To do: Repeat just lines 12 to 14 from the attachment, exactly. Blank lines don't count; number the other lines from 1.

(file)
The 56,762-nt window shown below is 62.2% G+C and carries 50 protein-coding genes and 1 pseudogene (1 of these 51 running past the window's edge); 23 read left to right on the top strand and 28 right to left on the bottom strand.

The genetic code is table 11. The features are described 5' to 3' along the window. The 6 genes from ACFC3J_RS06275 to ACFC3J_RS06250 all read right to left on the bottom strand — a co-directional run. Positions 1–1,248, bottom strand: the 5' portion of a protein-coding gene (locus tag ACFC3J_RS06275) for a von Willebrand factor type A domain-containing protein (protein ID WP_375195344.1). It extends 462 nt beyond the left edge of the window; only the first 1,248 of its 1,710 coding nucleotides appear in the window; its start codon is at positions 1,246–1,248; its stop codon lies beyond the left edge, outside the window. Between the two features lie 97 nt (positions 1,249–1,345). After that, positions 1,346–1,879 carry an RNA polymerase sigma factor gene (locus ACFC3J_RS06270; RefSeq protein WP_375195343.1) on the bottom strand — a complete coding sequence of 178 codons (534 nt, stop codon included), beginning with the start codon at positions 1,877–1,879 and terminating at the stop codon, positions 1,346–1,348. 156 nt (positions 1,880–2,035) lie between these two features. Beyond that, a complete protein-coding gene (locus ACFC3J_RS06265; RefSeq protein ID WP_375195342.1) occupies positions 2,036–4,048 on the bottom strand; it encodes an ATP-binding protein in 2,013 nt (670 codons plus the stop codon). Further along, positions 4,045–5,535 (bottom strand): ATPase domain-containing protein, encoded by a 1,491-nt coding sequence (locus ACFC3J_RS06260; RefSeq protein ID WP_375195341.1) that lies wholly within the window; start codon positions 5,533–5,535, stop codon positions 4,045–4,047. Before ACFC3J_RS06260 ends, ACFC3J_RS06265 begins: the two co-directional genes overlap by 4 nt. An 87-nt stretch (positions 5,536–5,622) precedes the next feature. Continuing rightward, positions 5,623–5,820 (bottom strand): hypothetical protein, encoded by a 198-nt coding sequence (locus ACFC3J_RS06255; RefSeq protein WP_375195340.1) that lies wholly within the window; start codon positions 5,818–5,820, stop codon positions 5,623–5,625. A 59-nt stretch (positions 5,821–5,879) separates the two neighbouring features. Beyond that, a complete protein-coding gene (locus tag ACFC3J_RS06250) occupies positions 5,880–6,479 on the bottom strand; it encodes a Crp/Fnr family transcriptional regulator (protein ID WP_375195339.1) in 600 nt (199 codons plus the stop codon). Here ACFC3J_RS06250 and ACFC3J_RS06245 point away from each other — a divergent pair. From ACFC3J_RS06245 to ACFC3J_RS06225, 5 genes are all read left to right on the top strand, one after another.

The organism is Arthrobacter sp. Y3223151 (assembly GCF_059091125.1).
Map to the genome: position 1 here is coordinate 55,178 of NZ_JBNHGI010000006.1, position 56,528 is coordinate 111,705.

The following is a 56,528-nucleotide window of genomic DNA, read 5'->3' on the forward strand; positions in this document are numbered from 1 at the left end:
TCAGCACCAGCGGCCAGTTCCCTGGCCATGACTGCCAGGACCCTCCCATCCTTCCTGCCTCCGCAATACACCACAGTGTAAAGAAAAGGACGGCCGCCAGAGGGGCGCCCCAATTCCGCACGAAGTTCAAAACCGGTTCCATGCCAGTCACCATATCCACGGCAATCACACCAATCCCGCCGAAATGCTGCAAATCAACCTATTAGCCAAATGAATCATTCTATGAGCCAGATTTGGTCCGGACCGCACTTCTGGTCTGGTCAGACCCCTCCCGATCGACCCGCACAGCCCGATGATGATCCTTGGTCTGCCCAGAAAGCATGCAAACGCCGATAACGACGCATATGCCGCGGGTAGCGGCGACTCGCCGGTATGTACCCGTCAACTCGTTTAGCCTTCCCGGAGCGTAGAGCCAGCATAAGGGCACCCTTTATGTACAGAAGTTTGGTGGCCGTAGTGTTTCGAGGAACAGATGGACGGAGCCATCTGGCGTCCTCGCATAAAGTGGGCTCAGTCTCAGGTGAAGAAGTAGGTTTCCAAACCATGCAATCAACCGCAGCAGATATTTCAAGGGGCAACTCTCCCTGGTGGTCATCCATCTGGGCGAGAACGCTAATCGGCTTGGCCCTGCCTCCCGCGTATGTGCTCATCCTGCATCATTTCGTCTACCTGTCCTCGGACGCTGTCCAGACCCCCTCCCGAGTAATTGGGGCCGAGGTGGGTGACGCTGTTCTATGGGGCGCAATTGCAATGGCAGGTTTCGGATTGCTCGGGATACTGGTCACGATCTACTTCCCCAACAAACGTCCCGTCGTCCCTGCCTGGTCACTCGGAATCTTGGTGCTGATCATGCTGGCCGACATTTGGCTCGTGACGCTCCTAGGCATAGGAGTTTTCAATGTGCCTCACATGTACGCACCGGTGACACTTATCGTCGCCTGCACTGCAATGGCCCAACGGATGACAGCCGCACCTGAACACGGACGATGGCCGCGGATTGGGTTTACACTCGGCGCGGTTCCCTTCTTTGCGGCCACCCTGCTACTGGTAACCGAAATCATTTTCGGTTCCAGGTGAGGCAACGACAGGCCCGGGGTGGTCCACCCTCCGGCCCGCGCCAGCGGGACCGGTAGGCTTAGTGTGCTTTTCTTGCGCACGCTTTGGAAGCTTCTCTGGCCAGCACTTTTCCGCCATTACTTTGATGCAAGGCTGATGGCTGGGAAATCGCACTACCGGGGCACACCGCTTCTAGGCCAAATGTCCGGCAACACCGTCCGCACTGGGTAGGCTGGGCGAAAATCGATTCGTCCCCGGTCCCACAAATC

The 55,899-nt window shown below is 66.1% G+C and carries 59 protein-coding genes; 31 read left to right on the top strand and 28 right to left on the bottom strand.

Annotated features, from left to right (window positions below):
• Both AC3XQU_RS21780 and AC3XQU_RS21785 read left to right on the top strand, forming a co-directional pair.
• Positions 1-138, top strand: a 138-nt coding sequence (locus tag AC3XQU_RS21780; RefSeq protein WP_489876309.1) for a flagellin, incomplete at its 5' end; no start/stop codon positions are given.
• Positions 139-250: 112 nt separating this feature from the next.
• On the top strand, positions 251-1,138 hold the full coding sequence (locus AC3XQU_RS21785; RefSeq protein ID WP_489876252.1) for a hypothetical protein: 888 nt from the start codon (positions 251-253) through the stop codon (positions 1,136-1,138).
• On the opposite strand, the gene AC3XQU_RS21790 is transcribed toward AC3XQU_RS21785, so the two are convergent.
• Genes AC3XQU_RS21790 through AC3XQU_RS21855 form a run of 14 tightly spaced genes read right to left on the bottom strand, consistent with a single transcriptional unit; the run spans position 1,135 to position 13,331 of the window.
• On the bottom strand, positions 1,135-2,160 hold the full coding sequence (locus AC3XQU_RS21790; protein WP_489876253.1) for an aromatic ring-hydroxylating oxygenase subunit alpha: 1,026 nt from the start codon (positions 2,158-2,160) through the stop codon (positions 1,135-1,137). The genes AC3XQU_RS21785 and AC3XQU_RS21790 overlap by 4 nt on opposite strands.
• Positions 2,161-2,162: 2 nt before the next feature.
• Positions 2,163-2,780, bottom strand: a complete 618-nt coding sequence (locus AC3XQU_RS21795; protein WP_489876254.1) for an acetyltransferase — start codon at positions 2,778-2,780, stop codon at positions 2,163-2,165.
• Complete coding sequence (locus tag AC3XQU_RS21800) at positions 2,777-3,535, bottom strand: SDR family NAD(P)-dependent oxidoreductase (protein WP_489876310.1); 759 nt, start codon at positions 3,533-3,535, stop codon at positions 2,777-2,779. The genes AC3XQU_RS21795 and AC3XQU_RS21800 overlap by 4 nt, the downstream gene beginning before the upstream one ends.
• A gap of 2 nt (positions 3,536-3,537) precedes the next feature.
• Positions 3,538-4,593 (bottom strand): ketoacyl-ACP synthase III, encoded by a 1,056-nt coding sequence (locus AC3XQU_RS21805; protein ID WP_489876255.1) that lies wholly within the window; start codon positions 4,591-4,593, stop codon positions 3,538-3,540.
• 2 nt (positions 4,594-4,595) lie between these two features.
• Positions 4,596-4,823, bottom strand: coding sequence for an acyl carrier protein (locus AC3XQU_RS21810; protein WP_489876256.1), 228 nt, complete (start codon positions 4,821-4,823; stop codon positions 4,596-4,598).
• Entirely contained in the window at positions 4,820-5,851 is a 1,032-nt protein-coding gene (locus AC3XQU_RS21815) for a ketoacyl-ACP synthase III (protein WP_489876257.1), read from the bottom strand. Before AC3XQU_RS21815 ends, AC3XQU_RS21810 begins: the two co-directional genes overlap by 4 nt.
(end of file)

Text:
• On the top strand, positions 251-1,138 hold the full coding sequence (locus AC3XQU_RS21785; RefSeq protein ID WP_489876252.1) for a hypothetical protein: 888 nt from the start codon (positions 251-253) through the stop codon (positions 1,136-1,138).
• On the opposite strand, the gene AC3XQU_RS21790 is transcribed toward AC3XQU_RS21785, so the two are convergent.
• Genes AC3XQU_RS21790 through AC3XQU_RS21855 form a run of 14 tightly spaced genes read right to left on the bottom strand, consistent with a single transcriptional unit; the run spans position 1,135 to position 13,331 of the window.